Henry explains that uh, no, someone…broke into the house, that’s the ticket, no vampyres around here, and continues into town. He tells the doctor about his hideous suppositions and the doctor, Chillingworth, is like “don’t be ridiculous.” I like Chillingworth: he is the most sane and level-headed person we have met so far.

Back at the house Flora has come to the obvious conclusion herself, and while Chillingworth dismisses her fears, his scientific curiosity is piqued. We then get another little nugget of vampire lore which previously appeared in at least one other classic, Polidori’s The Vampyre:

"You have, of course, heard something," said Henry to the doctor, as he was pulling on his gloves, "about vampyres."

"I certainly have, and I understand that in some countries, particularly Norway and Sweden, the superstition is a very common one."

"And in the Levant."

"Yes. The ghouls of the Mahometans are of the same description of beings. All that I have heard of the European vampyre has made it a being which can be killed, but is restored to life again by the rays of a full moon falling on the body."

"Yes, yes, I have heard as much."

"And that the hideous repast of blood has to be taken very frequently, and that if the vampyre gets it not he wastes away, presenting the appearance of one in the last stage of a consumption, and visibly, so to speak, dying."

"That is what I have understood."

"To-night, do you know, Mr. Bannerworth, is the full of the moon."

Oh, Chillingworth. You’ve already made up your mind to pursue this matter. Polidori’s book came out in 1819, and Varney was published in serial form between 1845 and 1847, so it’s a fair bet that Rymer/Prest were cribbing off the earlier text; Lord Ruthven is definitely killable, and definitely comes back to life under the influence of moonlight.

(A brief aside re. taxonomy: In my verse, Varney is a lunar sensitive, a subspecies that uses the Y spelling and features the moonlight-resurrection trait, and I’ve borrowed the virgins-only thing from Blood for Dracula (Ruthven looks pretty much exactly like the young Udo Kier). Ruthven, however, is a classic draculine vampire with an I, who can drink anybody’s blood but who does not undergo moonlight resurrection, and who is extremely shirty about Polidori’s getting his taxonomy and his details wrong. Carry on.)

The Bannerworths now get a letter from Sir Francis Varney himself:

"Sir Francis Varney presents his compliments to Mr. Bannerworth, and is much concerned to hear that some domestic affliction has fallen upon him. Sir Francis hopes that the genuine and loving sympathy of a neighbour will not be regarded as an intrusion, and begs to proffer any assistance or counsel that may be within the compass of his means.

"Ratford Abbey."

To which they basically go “not now, dude, fuck off,” and get ready to sit up in Flora’s room all night, but Mr. Marchdale has another unsettling piece of evidence: a piece of cloth he had ripped off the vampyre’s coat the previous evening, which not only smells like the grave but matches exactly the coat Sir Silly Name is wearing in the Ominous Portrait, DUN DUN DUNNNN.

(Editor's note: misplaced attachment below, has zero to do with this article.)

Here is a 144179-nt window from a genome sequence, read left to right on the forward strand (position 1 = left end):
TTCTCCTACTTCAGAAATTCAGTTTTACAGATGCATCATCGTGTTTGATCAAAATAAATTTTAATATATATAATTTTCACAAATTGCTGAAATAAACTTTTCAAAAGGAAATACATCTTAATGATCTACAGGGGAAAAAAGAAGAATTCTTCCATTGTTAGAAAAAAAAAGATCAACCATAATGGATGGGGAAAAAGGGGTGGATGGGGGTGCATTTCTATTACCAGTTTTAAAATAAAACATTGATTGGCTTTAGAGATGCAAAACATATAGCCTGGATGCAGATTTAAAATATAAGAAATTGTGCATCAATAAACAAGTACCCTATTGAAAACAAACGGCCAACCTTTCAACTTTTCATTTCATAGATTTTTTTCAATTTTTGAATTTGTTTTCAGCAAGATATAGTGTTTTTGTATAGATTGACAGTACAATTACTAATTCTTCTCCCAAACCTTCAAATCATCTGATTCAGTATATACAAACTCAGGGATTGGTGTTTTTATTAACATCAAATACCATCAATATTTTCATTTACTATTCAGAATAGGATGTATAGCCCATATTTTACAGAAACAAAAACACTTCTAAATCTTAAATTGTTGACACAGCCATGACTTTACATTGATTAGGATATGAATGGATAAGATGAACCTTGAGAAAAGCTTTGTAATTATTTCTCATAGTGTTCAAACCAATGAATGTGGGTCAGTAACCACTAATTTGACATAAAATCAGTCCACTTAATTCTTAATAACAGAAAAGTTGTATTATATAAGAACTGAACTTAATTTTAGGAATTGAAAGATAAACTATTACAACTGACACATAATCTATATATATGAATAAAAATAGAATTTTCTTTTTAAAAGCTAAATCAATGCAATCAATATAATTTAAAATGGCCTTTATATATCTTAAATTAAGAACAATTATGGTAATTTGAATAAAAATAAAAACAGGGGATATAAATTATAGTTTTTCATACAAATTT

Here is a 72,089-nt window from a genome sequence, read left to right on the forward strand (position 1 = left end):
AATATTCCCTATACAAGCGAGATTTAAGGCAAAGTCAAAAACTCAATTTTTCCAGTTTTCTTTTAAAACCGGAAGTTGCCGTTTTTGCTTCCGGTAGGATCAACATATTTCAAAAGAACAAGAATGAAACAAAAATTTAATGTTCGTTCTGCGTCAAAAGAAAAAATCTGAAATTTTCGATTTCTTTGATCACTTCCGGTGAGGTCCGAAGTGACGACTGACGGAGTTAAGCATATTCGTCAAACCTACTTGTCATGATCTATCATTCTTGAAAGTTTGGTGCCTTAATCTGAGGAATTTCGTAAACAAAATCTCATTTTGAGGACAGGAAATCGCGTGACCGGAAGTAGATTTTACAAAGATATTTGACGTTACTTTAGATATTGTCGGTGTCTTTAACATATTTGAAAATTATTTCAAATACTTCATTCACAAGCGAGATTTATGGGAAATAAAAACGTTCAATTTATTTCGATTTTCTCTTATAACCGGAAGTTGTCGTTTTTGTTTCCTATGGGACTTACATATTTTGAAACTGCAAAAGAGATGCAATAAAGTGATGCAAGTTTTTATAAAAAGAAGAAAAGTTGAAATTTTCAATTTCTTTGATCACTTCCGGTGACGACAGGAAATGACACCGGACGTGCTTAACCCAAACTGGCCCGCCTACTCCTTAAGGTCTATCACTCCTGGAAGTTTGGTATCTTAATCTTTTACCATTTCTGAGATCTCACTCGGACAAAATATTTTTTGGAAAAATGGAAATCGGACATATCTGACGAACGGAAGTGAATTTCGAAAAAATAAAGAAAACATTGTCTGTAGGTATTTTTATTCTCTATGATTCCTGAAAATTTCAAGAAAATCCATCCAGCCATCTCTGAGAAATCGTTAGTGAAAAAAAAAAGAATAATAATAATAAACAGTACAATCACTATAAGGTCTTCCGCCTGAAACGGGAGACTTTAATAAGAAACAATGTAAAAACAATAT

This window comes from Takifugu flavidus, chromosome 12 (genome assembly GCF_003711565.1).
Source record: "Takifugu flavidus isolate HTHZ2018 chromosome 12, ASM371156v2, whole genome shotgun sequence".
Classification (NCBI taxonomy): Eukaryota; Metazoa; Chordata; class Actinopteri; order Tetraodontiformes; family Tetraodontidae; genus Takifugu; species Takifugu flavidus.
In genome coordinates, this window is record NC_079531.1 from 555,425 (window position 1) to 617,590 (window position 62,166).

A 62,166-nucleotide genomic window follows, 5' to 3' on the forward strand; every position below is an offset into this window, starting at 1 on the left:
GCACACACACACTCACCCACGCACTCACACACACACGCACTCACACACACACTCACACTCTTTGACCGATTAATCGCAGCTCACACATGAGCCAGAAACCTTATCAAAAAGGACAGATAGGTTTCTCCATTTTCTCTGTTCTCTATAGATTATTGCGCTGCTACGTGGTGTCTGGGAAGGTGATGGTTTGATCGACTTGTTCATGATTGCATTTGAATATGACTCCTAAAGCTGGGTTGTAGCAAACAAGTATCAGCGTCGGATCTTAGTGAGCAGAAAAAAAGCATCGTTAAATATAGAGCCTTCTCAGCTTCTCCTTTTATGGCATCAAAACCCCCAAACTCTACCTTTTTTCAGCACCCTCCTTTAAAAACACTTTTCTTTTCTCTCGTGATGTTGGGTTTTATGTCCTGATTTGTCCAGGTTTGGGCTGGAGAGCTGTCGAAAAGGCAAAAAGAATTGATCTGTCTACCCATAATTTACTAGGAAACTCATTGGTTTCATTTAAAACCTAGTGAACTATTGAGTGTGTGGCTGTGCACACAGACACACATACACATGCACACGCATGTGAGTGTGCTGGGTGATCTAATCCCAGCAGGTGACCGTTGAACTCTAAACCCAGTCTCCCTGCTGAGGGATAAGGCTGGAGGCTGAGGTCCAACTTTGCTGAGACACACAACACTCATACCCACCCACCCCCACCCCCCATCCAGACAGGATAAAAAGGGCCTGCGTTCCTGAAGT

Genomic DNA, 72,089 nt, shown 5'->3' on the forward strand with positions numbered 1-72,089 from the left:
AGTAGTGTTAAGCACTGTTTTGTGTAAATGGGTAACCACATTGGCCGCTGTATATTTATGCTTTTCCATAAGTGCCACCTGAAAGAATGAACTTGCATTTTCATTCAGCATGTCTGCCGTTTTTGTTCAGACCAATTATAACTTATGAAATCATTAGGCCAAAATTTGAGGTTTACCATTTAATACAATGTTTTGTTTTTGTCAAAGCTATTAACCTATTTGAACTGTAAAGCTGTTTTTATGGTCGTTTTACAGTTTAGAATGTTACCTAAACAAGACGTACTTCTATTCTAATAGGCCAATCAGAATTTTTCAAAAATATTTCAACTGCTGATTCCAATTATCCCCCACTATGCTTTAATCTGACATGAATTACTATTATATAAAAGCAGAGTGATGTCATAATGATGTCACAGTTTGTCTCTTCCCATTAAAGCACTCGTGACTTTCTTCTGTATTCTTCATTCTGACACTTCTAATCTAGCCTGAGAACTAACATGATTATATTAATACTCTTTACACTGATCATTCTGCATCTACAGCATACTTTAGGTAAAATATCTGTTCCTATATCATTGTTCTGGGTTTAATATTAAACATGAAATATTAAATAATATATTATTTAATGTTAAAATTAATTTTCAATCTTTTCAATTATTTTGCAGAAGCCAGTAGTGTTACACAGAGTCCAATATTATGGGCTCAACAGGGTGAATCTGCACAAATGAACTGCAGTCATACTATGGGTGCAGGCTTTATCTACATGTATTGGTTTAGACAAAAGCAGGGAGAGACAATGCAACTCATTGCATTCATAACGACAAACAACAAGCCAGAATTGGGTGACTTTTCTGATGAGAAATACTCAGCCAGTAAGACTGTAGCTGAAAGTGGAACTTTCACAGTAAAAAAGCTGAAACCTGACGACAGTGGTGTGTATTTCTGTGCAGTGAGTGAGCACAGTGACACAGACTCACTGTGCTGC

That’s enough for now. Tune in next time for Varney the Vampire Gets Shot A Whole Bunch More Times, With Varying Effect!

VS Presents Varney the Vampire, or, The Feast of Blood (and is not making any of it up)

I recently wrote on Twitter that one of the best parts about writing this book series is that I get to re-read Varney the Vamp(y)re again, and one of the worst parts was having to re-read Varney. There’s a lot of it. A lot a lot. The edition over on Gutenberg is 96 chapters long and that’s not even the whole thing; it was originally published as a penny-dreadful serial, and you get the feeling that authors James Malcolm Rymer and/or Thomas Preskett Prest were getting paid not by the word but the inch, or possibly the yard. (According to Wiki, grain of salt included, the entire book contains something like 667,000 words.)

And since I’m reading it again, or skimming it, anyway, to find useful details, I am going to share a little of it with the internet, in a series of brief recaps, to introduce the wonder and horror that is Varney to people who have never encountered him before. You can thank me after you try to un-see lines like the girl has swooned, and the vampyre is at his hideous repast!


Varney begins with it was a dark and stormy night:

What is that—a strange, pattering noise, as of a million of fairy feet? It is hail—yes, a hail-storm has burst over the city. Leaves are dashed from the trees, mingled with small boughs; windows that lie most opposed to the direct fury of the pelting particles of ice are broken, and the rapt repose that before was so remarkable in its intensity, is exchanged for a noise which, in its accumulation, drowns every cry of surprise or consternation which here and there arose from persons who found their houses invaded by the storm.

Now and then, too, there would come a sudden gust of wind that in its strength, as it blew laterally, would, for a moment, hold millions of the hailstones suspended in mid air, but it was only to dash them with redoubled force in some new direction, where more mischief was to be done.

Oh, how the storm raged! Hail—rain—wind. It was, in very truth, an awful night.

We are introduced to our heroine, or at least our first heroine, Flora Bannerworth, who is as lovely as a spring morning and possesses a neck (and bosom) of exceeding pulchritude; she is asleep in an exhaustively described bed in an exhaustively described bedchamber furnished with an ominous portrait, and right away we go thoroughly creeptastic, in the time-honored fashion of vampire lit: